Pike Creek Mine Trail

This 5.6 mile trail is one of the most scenic day hikes in the Steens Mountain area. The Pike Creek Mine Trail winds its way up the dramatic, steep eastern face of the mountains, passing through a rich riparian corridor with a perennial stream and a bounty of native plants. Since most hikes in the area tackle the gentle western slopes, this path is a fun way of shaking up a day adventure in Southeastern Oregon.

Be prepared for a rugged hike with a nearly 2,000 foot elevation gain and a rocky, deeply rutted drive from Alvord Hot Springs to the trailhead. There is a maintained parking area on he northeast side of Pike Creek, but it may be necessary to bushwhack across the creek to find the old mining road-turned-trail, depending when in the hiking season you arrive. From here the trail will wind into the canyon for about a mile, before passing a wilderness sign-in box. Keep climbing through the canyon, with the river sparkling below, and sweeping views of the Alvord Desert.

The trail will drop into a grove of cottonwood trees along Pike Creek, and you’ll see ruins of an old uranium mining prospect (an old shed, rails, and other equipment) to the south. Cross the creek, clamber up a rocky section and then switchback up by the north bank of the creek. You’ll pass under dramatic overhangs, and then reach a junction.

Here you have the option of exploring a new trail that branches up the canyon, or ending the hike a few yards downhill at a shady picnic spot. If you choose to press on, turn uphill and traverse the north side of Pike Creek canyon, up through sagebrush and scrub. The views up here at 6,000 feet are stunning, allowing travelers to see for miles across the desert rocks and spires. You can see out to the headwall of the High Steens escarpment when you hit the trail end at Pike's Knob, a wide red tower in the middle of the canyon. The most adventurous among you will scramble up Pike's Knob for the best view, and you may even see bighorn sheep and many other wildlife species in the area.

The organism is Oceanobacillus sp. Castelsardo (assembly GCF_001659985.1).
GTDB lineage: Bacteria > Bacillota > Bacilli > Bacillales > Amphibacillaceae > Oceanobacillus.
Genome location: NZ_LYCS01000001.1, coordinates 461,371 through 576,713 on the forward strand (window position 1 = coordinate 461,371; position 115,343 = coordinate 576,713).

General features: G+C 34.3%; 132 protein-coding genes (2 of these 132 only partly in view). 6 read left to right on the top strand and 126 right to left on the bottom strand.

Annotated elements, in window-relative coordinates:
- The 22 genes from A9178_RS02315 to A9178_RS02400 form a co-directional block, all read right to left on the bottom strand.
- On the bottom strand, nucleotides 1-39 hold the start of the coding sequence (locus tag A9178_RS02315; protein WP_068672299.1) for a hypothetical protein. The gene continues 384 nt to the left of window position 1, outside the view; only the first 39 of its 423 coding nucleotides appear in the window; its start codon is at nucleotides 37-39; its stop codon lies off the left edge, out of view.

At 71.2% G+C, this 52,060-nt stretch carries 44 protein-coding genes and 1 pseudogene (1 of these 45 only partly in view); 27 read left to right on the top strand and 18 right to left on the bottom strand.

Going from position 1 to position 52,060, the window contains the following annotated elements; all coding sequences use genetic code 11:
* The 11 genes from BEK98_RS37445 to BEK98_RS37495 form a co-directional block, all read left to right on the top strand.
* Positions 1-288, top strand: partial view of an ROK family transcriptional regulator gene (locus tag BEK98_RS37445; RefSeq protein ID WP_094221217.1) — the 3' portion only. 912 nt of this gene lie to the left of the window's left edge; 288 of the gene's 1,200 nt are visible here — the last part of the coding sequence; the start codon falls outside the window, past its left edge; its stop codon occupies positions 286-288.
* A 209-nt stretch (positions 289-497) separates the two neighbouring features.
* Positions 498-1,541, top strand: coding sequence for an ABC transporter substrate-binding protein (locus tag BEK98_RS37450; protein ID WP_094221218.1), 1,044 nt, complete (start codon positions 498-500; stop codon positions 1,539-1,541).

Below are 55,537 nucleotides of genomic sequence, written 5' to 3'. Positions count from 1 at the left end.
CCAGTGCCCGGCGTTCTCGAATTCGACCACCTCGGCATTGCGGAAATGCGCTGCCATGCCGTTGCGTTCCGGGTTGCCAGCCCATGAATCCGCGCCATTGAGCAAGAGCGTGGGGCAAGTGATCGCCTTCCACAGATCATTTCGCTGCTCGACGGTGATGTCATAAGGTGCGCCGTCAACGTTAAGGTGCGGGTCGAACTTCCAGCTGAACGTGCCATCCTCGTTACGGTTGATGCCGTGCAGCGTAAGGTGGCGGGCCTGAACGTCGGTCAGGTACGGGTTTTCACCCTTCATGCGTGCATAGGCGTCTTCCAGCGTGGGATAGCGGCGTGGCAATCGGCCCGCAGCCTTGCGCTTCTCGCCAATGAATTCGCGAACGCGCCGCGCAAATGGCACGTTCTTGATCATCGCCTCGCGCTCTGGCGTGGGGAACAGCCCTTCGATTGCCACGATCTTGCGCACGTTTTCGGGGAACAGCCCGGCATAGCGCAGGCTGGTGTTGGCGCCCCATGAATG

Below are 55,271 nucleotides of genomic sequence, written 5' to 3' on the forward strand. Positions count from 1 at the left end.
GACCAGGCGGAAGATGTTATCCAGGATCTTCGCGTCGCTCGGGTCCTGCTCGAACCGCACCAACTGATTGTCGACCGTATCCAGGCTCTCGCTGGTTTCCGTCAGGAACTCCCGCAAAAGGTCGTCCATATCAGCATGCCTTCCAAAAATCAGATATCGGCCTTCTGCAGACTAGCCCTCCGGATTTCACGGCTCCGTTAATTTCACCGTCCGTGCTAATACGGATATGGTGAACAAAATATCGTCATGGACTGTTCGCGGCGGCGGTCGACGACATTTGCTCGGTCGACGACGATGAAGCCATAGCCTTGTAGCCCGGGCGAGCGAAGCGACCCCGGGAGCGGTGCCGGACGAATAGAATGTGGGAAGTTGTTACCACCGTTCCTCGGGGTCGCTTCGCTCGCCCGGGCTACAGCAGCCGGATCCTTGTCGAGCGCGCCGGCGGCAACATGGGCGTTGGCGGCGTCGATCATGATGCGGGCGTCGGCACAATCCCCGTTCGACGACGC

Hikers are cautioned to make safety preparations before heading down this trail. Cell phone reception is not available in much of the area, and drinking water is scarce. Since recent trail improvements, this hike has seen more visitors, but it’s advisable to bring extra water and rations when trekking through desert areas. Year-ground gas is only available in the towns of Fields and Burns, although gas may also be available in Frenchglen in the summer.

The hike is on BLM land, and it’s free to park and walk in to the trailhead. However, there is a $5 day use fee to drive in and park at the trailhead parking area, which must be paid at the Alvord Hot Springs just down the road at

46008 Alvord Ranch Ln, Princeton, OR.

Directions from Burns:

-- Drive east on OR Hwy 78/E Monroe St. toward Crane

-- Turn right onto Folly Farm Rd/Fields-Denio Rd toward Fields after 64.6 miles

-- In 39 miles, turn right onto an unmarked gravel/four-wheel drive road. The turn is 3.6 miles past Alvord Ranch.

-- If you have a four-wheel drive vehicle, go 0.6 miles past the metal cattle guard to the unmarked trailhead. If you don't have a suitable vehicle, park near Fields-Denio Rd. and walk the additional 0.6 miles up the road.

You can contact the good folks at Burns BLM District with questions: (541) 573-4411.

Learn more about the nearby Alvord Hot Springs: https://www.shareoregon.com/en/listings/124955-soak-in-the-alvord-hot-springs

Learn more about Crystal Crane Hot Springs: https://www.shareoregon.com/en/listings/125075-soak-at-crystal-crane-hot-springs

Learn more about Malheur National Wildlife Refuge: https://www.shareoregon.com/en/listings/125270-bird-watching-in-malheur-national-wildlife-refuge

Add to the Discussion (1)


7 years ago

Krista and I visited the area last year and loved it! We didn't have time to hike the whole trail, but what we saw was spectacular, and we loved the nearby Alvord Hot Springs, Malheur National Wildlife Refuge, and Crystal Crane Hot Springs.

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